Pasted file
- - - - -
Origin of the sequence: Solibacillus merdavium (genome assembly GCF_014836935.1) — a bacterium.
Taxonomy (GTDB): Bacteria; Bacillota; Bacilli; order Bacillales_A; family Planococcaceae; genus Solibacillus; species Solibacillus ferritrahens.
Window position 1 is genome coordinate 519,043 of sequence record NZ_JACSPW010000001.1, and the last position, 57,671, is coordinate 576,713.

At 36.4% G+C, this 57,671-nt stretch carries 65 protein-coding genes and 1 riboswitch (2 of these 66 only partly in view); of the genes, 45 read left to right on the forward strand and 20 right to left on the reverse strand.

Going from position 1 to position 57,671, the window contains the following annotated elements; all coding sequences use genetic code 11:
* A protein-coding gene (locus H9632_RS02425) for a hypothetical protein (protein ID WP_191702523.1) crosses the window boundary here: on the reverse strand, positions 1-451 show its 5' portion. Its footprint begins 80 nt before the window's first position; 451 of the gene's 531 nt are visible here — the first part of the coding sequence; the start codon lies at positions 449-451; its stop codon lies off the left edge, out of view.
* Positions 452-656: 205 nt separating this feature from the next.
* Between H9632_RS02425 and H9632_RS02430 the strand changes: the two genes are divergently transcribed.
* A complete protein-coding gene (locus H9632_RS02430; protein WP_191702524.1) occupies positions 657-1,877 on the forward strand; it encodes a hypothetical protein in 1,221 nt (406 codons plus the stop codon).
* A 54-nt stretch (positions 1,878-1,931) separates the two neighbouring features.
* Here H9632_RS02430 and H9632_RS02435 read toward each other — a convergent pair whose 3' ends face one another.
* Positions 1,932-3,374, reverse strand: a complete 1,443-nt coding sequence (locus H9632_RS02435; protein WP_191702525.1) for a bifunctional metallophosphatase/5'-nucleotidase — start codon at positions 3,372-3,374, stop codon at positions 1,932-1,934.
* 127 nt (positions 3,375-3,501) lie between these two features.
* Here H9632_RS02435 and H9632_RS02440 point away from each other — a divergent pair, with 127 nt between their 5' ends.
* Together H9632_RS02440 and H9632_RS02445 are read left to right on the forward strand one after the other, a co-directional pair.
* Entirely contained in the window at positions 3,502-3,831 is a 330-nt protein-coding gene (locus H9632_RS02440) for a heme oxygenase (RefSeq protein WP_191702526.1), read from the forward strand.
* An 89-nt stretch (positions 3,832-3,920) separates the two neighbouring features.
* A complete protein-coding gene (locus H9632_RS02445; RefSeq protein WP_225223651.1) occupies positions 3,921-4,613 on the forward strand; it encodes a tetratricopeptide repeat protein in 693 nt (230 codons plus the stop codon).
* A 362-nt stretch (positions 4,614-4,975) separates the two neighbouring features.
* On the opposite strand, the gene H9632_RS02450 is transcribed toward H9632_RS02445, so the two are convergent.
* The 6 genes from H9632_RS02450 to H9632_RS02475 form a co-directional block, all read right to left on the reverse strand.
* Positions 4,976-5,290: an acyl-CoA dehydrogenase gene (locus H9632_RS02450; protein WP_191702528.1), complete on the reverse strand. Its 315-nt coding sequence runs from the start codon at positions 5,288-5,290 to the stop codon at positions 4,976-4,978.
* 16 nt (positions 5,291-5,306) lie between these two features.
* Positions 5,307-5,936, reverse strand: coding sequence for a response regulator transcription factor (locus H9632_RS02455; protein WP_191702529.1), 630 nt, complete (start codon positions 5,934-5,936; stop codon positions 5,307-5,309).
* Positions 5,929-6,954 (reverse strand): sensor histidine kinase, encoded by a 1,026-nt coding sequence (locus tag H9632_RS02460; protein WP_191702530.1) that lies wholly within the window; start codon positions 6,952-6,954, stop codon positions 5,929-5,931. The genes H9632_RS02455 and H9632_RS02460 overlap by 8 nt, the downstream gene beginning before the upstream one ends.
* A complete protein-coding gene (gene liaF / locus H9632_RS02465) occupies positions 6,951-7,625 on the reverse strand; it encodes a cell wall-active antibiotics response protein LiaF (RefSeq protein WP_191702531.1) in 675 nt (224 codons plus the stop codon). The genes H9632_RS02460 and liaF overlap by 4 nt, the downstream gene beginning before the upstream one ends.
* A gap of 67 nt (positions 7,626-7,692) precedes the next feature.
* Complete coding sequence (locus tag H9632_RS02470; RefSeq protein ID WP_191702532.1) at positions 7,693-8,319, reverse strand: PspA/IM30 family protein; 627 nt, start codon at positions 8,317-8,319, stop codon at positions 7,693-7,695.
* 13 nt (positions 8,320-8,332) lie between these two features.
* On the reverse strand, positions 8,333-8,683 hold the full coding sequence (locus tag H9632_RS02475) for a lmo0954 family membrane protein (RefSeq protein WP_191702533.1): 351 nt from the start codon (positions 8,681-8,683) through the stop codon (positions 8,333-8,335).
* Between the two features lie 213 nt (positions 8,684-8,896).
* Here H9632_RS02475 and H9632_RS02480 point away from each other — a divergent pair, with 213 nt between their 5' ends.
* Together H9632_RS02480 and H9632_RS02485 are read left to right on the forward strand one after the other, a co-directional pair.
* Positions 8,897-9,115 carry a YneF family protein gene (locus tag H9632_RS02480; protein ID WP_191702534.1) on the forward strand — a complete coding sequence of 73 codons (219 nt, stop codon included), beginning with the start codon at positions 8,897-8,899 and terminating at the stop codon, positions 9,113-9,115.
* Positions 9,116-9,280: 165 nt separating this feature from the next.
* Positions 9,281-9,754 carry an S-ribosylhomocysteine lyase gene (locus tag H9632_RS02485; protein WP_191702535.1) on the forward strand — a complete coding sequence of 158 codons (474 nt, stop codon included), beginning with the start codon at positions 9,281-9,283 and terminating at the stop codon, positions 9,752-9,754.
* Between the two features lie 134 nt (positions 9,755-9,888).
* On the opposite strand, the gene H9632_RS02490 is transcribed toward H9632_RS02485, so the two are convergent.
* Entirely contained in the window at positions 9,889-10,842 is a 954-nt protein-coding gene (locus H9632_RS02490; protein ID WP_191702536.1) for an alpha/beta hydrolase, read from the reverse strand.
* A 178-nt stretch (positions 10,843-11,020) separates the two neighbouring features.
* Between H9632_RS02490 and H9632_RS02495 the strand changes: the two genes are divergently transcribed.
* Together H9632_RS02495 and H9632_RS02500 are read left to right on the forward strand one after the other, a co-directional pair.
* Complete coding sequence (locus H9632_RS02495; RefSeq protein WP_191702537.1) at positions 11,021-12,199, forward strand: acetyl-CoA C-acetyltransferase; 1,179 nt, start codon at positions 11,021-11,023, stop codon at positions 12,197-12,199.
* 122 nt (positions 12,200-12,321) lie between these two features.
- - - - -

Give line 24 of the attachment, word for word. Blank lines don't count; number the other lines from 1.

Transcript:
* Positions 5,307-5,936, reverse strand: coding sequence for a response regulator transcription factor (locus H9632_RS02455; protein WP_191702529.1), 630 nt, complete (start codon positions 5,934-5,936; stop codon positions 5,307-5,309).